The government published details of the new restrictions two hours after the health secretary tweeted the announcement, and then released further guidance on the changes on Friday morning.
Ministers have said police forces and councils will be given powers to enforce the new rules.
The latest announcement in detail:
- People in Greater Manchester, Blackburn with Darwen, Burnley, Hyndburn, Pendle, Rossendale, Bradford, Calderdale, Kirklees and Leicester cannot mix with other households (apart from those in their support bubbles) in private homes or gardens
- People in those areas can only go to pubs, restaurants and other hospitality venues with other members of their household
- From Monday in Leicester, restaurants, cafes, bars and hairdressers can open but leisure centres, gyms and pools will remain closed
- Cinemas and museums will also be able to open in Leicester from Monday and religious ceremonies will be able to take place
- The borough of Oadby and Wigston on the outskirts of Leicester is taken out of local lockdown
- Also, gyms and leisure centres will remain closed in Blackburn, but they will be able to reopen in Luton – both towns saw the lifting of restrictions paused last week
Some local Conservative MPs questioned the government’s decision to apply the measures to the whole of Greater Manchester, which includes 10 local authority areas – Bolton, Bury, Manchester, Oldham, Rochdale, Salford, Stockport, Tameside, Trafford and Wigan.
William Wragg, MP for Hazel Grove in Stockport, tweeted that Greater Manchester was “not one homogeneous area” and treating all 10 boroughs the same was “not the right approach”.
The government always warned it would slam on the brakes if it had to.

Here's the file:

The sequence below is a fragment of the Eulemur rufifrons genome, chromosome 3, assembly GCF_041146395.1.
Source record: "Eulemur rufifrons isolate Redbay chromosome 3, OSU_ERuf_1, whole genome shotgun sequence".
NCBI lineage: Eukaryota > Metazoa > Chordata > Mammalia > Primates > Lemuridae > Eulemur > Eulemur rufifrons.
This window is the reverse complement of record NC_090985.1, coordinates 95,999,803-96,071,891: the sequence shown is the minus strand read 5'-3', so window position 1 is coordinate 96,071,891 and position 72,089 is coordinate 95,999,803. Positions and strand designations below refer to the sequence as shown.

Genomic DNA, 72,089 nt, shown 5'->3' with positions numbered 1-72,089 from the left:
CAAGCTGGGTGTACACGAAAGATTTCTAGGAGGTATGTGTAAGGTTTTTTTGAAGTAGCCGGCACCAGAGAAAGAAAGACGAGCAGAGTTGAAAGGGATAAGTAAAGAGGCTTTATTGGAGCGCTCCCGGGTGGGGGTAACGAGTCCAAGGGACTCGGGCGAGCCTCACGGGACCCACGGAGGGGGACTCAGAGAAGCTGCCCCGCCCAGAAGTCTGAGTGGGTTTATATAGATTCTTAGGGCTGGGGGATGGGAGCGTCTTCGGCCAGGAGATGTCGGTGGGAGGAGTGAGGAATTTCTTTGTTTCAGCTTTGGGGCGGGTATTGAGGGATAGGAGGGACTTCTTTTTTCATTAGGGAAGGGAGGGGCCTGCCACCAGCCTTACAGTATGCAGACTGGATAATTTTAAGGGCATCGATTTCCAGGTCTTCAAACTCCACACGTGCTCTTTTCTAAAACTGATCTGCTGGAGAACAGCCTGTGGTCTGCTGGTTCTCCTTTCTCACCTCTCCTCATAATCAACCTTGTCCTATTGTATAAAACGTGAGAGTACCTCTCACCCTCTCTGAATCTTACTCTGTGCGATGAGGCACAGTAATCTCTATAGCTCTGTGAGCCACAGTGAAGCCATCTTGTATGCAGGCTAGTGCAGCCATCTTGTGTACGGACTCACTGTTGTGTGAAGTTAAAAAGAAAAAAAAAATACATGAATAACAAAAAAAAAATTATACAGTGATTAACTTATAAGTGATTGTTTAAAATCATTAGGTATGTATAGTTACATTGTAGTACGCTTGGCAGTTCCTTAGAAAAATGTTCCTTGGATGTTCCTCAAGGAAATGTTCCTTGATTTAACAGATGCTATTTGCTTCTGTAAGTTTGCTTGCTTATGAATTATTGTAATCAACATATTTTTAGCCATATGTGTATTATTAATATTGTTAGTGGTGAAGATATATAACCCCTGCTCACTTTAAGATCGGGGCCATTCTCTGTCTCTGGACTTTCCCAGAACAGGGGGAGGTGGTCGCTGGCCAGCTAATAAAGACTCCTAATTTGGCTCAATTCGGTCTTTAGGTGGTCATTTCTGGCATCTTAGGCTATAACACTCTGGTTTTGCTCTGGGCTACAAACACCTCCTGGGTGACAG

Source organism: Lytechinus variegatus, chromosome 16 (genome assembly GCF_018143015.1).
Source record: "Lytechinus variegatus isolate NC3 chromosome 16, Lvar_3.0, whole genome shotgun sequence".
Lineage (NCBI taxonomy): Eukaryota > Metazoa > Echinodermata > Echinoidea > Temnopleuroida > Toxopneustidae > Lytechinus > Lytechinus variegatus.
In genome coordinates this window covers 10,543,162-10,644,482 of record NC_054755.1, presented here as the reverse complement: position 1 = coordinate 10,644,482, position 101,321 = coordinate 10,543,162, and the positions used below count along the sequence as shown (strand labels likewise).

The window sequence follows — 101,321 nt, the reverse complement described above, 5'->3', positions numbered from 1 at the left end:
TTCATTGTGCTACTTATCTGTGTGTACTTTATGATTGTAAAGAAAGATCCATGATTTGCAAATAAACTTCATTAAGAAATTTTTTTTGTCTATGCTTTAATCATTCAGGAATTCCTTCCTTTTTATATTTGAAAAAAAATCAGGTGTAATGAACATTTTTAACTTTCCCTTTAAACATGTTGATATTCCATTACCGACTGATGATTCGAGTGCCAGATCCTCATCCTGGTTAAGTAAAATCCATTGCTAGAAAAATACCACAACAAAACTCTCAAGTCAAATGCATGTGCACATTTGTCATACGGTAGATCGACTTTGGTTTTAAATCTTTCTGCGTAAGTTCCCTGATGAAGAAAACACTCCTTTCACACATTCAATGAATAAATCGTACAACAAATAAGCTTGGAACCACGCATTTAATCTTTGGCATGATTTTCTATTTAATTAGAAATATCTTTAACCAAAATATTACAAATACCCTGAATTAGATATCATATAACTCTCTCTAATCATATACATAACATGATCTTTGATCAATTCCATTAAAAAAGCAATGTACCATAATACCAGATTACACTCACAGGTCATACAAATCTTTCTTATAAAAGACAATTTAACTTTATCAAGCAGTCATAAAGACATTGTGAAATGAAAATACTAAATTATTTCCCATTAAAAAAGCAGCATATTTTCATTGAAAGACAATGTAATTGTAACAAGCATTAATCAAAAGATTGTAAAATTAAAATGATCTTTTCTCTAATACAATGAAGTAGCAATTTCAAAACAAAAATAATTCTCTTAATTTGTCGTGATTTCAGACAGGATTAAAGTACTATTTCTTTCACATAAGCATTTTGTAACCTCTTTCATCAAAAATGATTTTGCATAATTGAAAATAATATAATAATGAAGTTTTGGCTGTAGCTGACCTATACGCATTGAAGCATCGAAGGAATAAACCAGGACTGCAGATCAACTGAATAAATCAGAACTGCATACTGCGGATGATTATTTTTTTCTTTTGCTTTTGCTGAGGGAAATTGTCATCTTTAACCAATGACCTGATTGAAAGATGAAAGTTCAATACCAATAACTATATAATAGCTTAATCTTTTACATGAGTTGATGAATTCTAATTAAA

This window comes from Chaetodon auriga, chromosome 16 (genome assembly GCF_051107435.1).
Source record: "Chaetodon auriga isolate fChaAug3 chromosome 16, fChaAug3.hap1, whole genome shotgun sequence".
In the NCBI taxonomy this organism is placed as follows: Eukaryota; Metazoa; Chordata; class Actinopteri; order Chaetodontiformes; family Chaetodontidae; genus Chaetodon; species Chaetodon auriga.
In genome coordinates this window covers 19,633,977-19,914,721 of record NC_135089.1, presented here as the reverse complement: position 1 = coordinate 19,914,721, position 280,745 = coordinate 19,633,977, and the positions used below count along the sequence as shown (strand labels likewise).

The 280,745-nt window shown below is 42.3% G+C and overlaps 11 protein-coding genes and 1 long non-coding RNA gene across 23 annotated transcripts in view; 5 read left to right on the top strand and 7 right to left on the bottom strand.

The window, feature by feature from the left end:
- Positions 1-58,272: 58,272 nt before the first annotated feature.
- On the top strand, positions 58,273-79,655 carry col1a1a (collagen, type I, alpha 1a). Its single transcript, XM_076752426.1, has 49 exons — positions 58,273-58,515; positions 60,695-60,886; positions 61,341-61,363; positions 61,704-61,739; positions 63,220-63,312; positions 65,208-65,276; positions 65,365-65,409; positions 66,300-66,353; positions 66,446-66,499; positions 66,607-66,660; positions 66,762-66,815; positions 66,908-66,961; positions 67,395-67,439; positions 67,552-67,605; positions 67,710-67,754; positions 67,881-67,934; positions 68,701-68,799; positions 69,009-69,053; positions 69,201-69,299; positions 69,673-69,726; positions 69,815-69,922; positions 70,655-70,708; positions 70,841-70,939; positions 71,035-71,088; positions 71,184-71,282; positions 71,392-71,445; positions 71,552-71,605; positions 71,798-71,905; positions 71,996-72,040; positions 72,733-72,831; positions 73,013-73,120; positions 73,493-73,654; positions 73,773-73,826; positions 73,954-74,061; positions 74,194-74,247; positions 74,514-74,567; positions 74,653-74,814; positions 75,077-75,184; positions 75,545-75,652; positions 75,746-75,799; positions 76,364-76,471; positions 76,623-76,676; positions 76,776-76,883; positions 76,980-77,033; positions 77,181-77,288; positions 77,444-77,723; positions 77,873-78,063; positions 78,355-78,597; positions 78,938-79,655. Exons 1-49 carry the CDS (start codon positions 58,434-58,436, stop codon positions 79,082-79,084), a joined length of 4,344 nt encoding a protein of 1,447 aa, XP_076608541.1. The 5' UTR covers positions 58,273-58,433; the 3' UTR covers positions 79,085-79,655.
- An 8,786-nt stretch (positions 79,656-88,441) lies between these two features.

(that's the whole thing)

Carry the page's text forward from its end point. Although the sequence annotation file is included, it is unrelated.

Now it has – on an unprecedented scale, with two-and-a-half hours notice.
Liberties recently returned, almost instantly snatched away.
And snatched with a rebuke from the health secretary for England – Matt Hancock – who repeatedly said this was necessary because some in the areas affected had failed to stick to social distancing rules.
I’m told the change comes without a time limit, but will be reviewed every week.
And don’t be surprised if the government, from the prime minister down, make the case that this could happen elsewhere too if people are cavalier about the rules.
And yet, in Leicester, the local, more severe restrictions imposed there are to be eased. The baby steps back towards normality are going to be hesitant and faltering; messy in their detail and messy in their geography.
The virus has robbed us of many things.
It continues to rob us of any certainty.
The current rules for the rest of England allow two households – up to a maximum of 30 people – to meet indoors.
In Wales, indoor meetings between different households are still not allowed, but two households of any size can join up in an “extended household”.
In Northern Ireland, groups of up to 10 people from four different households can meet indoors, while in Scotland, up to eight people from three different households can meet indoors.
On Thursday, a further 38 people in the UK died, bringing the total number of Covid-19 associated deaths to 45,999.
And 846 cases were reported – the highest number of cases in a day for a month.